By The Board

Meanings of “By The Board”

The phrase “go by the board” means to finish something by throwing it overboard in the literal sense. In a figurative sense, it means to end or finish something entirely.

Origin of “By The Board”

A board is decking or the side of a ship. The phrase “by the board” has been derived from the ships and marine industry. Originally, the term “go by the board” was first used in the 17th century in nautical terminology. However, its printed usage has appeared in its short form “by the board” in John Taylor’s book, Works, published in 1603. Since then it has been used interchangeably in the same sense but with different words.

The phrase began to be used in the figurative sense from the mid-19th century when The Gettysburg Republican Compiler wrote: “Those banks that do not resume speedily will go by the board.”

Examples in Literature

Example #1

O’ Sailor by Fiona Apple

O’ sailor why’d you do it
What’d you do that for
Saying there’s nothing to it
And then lettin’ it go by the boards
O’ sailor

The singer asks the sailor why he has let the thing gone overboard, for it is now gone forever. The use of the apostrophe as “O’ sailor” in the beginning and the end of the sentence and then the use of this phrase makes the meanings clear. Italicization of the phrase also lends credence to its literal meanings of letting something be wasted.

Example #2

The Naval Chronicle, Volume 3 by Captain Darby

It being very darn and rainy, we could not see the damage the mast had received till next morning; when we found the main mast entirely gone, it being only support of two of its pieces, and them partly shivered. The cap, top, and the main shrouds being still on the mast, made us apprehend the mast would go by the board every minute. The decks were covered entirely with chips and splinters of the masts.

The excerpt has been taken from an old book of naval expeditions of the British writer. In this passage, he talks about an accident in which all of their masts are gone. The phrase has been used to tell how the last mast is going to be torn up by the wild wind. The next sentence where “chips and splinters” show the torn masts spread across the deck of the ship. Therefore, the meanings of the phrase are clearly denotative rather than connotative.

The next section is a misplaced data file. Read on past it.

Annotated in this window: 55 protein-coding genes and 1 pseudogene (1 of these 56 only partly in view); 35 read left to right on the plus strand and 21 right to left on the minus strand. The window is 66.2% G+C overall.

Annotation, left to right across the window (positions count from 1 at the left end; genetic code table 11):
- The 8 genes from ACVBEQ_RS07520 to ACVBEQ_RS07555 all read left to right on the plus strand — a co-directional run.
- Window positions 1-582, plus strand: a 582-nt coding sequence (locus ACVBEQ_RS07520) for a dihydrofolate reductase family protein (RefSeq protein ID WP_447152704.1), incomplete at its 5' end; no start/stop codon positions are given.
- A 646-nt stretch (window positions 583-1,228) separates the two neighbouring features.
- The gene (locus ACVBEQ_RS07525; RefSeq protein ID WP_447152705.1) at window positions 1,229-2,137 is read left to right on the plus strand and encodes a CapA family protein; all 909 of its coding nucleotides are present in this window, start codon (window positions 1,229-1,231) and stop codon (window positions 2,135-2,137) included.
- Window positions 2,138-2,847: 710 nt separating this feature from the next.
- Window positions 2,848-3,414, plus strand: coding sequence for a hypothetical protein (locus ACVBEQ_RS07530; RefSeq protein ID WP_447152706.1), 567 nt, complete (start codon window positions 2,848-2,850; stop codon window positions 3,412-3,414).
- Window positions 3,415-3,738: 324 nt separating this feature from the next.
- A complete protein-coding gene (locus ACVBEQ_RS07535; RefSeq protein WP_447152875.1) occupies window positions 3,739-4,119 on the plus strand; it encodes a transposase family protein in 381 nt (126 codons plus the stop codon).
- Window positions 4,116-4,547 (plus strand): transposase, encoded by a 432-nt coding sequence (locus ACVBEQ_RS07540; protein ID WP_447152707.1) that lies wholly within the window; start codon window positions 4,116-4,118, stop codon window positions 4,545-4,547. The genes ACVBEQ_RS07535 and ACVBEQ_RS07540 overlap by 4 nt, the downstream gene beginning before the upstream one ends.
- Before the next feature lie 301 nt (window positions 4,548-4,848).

Example #3

Nelsons Battles by Oliver Warner

At length, we had the satisfaction of seeing three lower masts go by the board, as they had been shot through below the deck, and carrying with them all their sharpshooters, to look sharper in the next world; for all of our boats were shot through we could not save one of them. The crew was then ordered, with the second lieutenant, to board her. They cheered, and in a short time carried her. They found the gallant admiral Magon killed at the foot of the poop latter, and the captain dangerously wounded. Out of eight lieutenants, five were killed, with three hundred petty officers and seamen, and about one hundred wounded.

The scene the passage presents is of a naval skirmish. The writer talks about the extent of damage on both sides by using the phrase “go by the board”. The phrase is used in the very first line with reference to tearing apart of the masts. It means that all three lower masts have been torn by the shots of the rifles. The meanings are clearly denotative, making good use of denotation, a literary device that shows the literal meanings of the phrase or word.

Example #4

George Norris, Going Home: Reflections of a Progressive Statesman by Gene A. Budig, Don Walton

The voice of the people had been raised against all that Norris stood for, against all that he had labored for and battled and endured. That’s what he feared: all the progress that had been hammered out through the sweat and tears of forty years of social struggle might go by the board. Were the people ready to toss away progress, turn their backs on it just when it need them most?

The passage has been taken from an autobiographical sketch of a politician, George Norris, by the writer. It shows that Norris has created a persona of his own for social progress and mobility. The phrase has been used with reference to the social struggle that it would be wasted. It means that the phrase is not reserved or limited to naval contexts. It can be used in other contexts too.

Example in Sentences

Example #1: “He looked at the masts going by the board and turned to his crew in alarm. He knew they were all going to die and he was going to do all he could to save as many lives as he could.”

Example #2: “The ship couldn’t survive the fires shot by the enemy and the everything on the ship started going by the board.”

Example #3: “The captain looked at his crew in triumph knowing that they had won the war as they watched everything on the ship opposite to their going by the board.”

Example #4: “As he received the call from his manager, he realized that all his efforts and hard work had gone overboard.”

Example #5: “It is sad when people give up and let everything go by the board, instead of trying harder. Giving up should never be an option.”